What is Liming Wax and how to use it on furniture.

Liming wax is a furniture wax product that can create a weathered or raw look on wood pieces. It contains wax and pigments that settle into the grain of the wood and will highlight the natural grain pattern. It is popular option for the coastal, farmhouse, raw wood styles.

Table of Contents

What is Liming Wax Made of?

Liming wax is traditionally made by blending together beeswax (and/or other waxes like carnauba), mineral spirits, and pigments. The most common shade of shade is white and produces a white grained finish. However, liming waxes are available pre-coloured in other shades like grey, black, brown. these colours can help to create an antique or patina look,

There are liming waxes now available that are made without mineral spirits and are lower in VOC levels.  These versions are often made with paint pigments to mimic the original effect of liming wax. I believe it is a personal preference which option you choose for. 

Liming Wax from Fusion Mineral Paint

Using Liming Wax

For the full effect, this wax should be used on pieces of furniture with an open wood grain. Such as oak, ash, chestnut, and mahogany. The porous nature of open grain wood will permit the wax penetrating into the grain structure.  The coloured pigments will then highlight the natural patterns and textures of the wood. This will create the unique look that liming wax is known for. 

Preparing Furniture for Liming Wax

Before applying liming wax, it’s important to properly prepare the furniture surface. This helps ensure the liming wax adheres well and provides the desired effect.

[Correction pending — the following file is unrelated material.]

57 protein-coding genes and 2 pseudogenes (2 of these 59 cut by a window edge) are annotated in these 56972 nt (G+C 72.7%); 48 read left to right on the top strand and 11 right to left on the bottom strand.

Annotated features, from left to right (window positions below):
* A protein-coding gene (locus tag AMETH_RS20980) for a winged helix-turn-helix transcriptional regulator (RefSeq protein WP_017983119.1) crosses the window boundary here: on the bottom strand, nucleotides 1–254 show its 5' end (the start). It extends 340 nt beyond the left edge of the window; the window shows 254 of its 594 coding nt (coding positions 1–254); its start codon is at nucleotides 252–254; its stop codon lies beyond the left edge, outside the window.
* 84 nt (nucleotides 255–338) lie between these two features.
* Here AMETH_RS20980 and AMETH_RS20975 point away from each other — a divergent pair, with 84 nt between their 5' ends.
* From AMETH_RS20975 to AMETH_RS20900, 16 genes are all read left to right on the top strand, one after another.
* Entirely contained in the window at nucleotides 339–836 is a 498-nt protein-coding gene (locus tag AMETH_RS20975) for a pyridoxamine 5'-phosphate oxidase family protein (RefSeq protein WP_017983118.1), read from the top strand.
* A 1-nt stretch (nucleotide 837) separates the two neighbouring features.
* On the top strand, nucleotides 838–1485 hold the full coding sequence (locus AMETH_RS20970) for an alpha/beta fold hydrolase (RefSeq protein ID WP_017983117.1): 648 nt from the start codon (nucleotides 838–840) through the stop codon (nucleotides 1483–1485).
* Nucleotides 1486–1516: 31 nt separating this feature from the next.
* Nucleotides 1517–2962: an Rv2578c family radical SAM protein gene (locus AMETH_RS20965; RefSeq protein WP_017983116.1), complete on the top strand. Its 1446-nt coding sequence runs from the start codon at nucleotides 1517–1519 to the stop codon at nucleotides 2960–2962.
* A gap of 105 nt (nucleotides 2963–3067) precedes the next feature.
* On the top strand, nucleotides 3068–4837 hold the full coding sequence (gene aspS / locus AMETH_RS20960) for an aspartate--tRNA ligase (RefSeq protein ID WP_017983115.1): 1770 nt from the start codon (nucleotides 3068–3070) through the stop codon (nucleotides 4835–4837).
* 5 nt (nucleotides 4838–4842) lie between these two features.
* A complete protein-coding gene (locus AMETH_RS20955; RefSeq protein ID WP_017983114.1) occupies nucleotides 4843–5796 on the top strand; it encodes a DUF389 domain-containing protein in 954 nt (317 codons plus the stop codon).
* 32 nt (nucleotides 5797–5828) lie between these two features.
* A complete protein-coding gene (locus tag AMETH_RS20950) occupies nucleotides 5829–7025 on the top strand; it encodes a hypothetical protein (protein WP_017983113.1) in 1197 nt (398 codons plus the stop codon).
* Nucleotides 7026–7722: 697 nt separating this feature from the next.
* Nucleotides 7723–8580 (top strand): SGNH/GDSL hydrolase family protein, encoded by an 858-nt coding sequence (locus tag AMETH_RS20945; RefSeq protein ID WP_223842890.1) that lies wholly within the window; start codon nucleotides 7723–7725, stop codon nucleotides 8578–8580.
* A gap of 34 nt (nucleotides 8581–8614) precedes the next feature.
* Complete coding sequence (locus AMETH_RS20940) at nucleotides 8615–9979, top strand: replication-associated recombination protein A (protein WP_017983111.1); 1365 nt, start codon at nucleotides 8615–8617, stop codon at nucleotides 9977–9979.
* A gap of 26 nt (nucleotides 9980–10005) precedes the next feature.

The first step is to strip any previous finishes on the furniture. Liming wax works best on raw wood rather than over an existing stain or finish. You can remove the finish best with chemical stripper, or you could sand it off, but this will also remove any patina built up on the wood surface. 

paint removal tools; chemical stripper, heat gun, carbide scraper
Handy tools for removing finishes

After removing the previous finish, thoroughly clean the surface of any dust, wax or oils, which could prevent the liming wax from absorbing evenly.  I personally love using tack cloths for removing dust. For wax build up or oily surfaces, wipe down with mineral spirits. You can also use steel wool to scrub into the pores.  As mineral spirits can leave a residue on the wood, you will want to clean afterwards with a damp cloth. 

Finally, it’s a good idea to test the liming wax on a small area before applying to the whole surface area of the piece. This will give you a preview of the final liming effect and ensure you are satisfied with the results before moving onto the entire piece.

Raw wood surface, all finish removed
Raw wood, all previous finish removed

Applying Wax

Applying liming wax properly is key to achieving the desired aged look. Be sure to follow these tips when applying the wax: